If you have chronic back pain, you have probably tried lots of different ways to find pain relief, whether it be stretching, physical exercise, bed rest or painkillers. In addition, you might have researched what other medical treatments are available, but knowing which are safe and medically-approved can be confusing. NICE (National Institute for Health and Care Excellence) has a set of guidelines about the best ways to manage low back pain, which stipulates the safest and most effective methods of management. Here, Dr Giancarlo Camilleri, a pain management expert of the Surrey Orthopaedic Clinic, summarises what NICE recommends.
What is the treatment recommended for back pain?
In 2016, NICE updated its guidelines on how best to manage low back pain. The section below will discuss all the options generally available to help with back pain and will identify which of these treatments have been approved by NICE.
The good news is that surgery is very rarely needed to treat back pain. In fact, over the last few years, there has been an active push to move patients away from seeking surgery for the management of simple mechanical back pain.
Some other treatments that you may have come across include:
- Spinal manipulation and spinal mobilisation have been shown to offer temporary relief from back pain however these techniques will not treat the underlying causes of back pain (not NICE approved).
- Massage therapy again can provide temporary relief to help patients restore their usual daily activities. Massage focuses on releasing muscle tension and again does not deal with any underlying spinal causes of pain (not NICE approved).
- Acupuncture can be moderately effective for chronic pain. Evidence for the usefulness of acupuncture in the management of back pain is conflicting, and in the most recent guidelines produced by NICE on back pain, acupuncture does not form part of their recommendations (not NICE approved).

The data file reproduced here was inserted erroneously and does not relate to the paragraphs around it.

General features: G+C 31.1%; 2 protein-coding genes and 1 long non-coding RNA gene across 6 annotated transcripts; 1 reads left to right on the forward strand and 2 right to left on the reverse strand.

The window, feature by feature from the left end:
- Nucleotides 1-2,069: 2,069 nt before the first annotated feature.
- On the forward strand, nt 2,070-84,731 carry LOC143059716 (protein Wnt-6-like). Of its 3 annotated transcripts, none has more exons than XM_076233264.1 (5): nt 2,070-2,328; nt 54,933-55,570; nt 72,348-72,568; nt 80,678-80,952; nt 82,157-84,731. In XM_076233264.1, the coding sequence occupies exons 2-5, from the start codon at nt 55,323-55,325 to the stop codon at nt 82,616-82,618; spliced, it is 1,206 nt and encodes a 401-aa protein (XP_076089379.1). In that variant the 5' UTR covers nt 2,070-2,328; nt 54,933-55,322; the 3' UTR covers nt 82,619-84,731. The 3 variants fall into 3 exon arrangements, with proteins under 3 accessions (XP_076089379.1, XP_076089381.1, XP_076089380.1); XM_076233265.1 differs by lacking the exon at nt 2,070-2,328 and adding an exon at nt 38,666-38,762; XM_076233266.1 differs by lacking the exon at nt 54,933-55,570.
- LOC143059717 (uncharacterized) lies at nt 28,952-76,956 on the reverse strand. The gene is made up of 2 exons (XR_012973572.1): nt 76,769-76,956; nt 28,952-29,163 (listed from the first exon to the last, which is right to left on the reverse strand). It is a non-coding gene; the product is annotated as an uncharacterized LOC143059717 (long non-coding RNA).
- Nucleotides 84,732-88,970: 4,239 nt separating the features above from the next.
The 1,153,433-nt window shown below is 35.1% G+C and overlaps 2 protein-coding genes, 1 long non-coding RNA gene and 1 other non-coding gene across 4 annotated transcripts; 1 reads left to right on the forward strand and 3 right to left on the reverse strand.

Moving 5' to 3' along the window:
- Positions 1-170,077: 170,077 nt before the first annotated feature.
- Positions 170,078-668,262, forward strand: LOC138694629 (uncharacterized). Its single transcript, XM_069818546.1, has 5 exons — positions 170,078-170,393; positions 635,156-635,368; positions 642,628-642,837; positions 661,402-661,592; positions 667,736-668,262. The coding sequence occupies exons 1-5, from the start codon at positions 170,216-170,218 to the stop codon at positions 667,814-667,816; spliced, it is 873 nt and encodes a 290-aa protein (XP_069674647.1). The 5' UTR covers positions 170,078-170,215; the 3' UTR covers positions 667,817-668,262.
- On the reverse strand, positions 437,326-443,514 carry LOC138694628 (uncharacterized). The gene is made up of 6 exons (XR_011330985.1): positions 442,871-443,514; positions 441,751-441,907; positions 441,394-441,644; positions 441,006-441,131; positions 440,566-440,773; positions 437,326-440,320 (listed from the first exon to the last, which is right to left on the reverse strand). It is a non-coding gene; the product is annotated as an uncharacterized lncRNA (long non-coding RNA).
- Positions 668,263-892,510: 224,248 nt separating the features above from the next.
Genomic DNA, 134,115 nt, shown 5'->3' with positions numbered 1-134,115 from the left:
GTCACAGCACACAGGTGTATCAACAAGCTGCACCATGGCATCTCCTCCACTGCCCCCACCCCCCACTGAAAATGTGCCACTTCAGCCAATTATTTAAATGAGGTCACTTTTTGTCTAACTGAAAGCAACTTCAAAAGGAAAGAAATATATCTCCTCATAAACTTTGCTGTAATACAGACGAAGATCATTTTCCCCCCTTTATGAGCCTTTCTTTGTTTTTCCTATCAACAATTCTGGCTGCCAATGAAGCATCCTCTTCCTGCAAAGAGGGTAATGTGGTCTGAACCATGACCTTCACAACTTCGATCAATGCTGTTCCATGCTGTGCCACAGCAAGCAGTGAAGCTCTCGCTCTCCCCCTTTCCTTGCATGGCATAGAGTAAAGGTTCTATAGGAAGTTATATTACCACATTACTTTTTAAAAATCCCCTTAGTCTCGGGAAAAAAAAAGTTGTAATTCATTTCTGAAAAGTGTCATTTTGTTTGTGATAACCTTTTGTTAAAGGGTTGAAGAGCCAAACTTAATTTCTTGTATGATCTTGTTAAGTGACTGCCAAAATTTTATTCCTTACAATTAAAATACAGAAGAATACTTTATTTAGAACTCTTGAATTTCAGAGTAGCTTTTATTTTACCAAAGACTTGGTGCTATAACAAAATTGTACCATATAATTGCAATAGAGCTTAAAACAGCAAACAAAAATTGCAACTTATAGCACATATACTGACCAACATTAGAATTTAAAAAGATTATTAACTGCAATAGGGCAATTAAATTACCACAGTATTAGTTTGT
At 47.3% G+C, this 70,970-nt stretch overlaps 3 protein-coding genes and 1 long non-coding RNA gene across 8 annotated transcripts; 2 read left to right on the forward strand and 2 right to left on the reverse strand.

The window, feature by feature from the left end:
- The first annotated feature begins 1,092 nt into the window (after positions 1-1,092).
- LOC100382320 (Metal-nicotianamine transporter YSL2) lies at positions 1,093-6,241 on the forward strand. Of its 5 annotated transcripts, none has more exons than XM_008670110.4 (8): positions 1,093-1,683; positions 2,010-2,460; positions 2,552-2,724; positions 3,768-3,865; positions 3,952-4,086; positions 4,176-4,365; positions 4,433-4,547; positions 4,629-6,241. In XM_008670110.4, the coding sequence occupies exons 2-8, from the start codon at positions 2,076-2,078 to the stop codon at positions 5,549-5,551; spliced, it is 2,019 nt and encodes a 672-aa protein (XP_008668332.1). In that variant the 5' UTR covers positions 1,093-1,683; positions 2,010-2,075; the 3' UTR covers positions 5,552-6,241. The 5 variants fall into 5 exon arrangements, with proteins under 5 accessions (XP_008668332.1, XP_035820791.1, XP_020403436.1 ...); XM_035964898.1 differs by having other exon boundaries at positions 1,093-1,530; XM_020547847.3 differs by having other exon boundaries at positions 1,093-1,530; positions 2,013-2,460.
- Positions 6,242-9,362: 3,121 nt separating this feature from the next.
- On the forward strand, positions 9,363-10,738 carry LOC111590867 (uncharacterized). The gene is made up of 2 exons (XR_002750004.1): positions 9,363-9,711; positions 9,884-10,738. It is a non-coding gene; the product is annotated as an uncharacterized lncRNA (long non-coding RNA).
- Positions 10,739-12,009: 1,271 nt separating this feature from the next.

NICE recommendations for managing mechanical back pain:
Painkillers form part of the pathway suggested by NICE to help relieve back pain to facilitate both return to normal activities and to engage in physical therapy programmes. Caution should be taken with taking painkillers as medium to long-term use in some can be harmful or addictive, and in certain patients, it may be advisable to avoid them altogether. Once again, it would be recommended that you discuss the strategy for using painkillers with your pharmacist or doctor.
Spinal injections may form a part of your therapy if an individual is struggling to cope with their back pain and is making poor progress towards meeting their return to normal activity goals or physical therapy programme targets. There are a number of different types of spinal injections which may be used, however, the procedure recommended by NICE for the management of mechanical back pain is a procedure called a facet joint denervation (also known as medial branch radiofrequency denervation; medial branch radiofrequency neurotomy or medial branch radiofrequency ablation).
This is a minor procedure involving the insertion of specialised needles that deactivate the nerves around the spinal facet joints in the back or neck responsible for causing your pain. The nerves around the facet joints are called medial branch nerves and these nerves carry signals of pain from the affected facet joints to the brain. The aim is to stop the nerve endings sending pain signals to the brain, permitting an individual to further progress with their physical therapy goals.
Physical therapy programmes form the core of the NICE guidance for the management of low back pain. The aim of painkillers and spinal injections are to facilitate progression with physical therapy goals.